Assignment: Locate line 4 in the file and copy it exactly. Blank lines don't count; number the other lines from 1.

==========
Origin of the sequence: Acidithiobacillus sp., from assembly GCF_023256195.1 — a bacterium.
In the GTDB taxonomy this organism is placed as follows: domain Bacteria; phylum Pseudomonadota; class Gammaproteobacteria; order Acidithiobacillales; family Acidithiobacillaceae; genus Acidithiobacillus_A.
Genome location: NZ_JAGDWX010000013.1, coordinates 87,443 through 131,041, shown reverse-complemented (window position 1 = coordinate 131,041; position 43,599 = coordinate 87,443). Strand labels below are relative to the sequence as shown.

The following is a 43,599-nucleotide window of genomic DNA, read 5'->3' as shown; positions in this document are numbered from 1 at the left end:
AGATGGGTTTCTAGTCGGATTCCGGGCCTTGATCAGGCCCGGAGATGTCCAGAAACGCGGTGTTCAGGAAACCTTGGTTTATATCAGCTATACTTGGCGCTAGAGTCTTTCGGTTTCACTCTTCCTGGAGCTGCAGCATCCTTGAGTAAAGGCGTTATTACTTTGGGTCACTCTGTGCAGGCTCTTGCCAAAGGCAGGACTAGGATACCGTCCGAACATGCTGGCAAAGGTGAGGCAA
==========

The following is a 43,599-nucleotide window of genomic DNA, read 5'->3' as shown; positions in this document are numbered from 1 at the left end: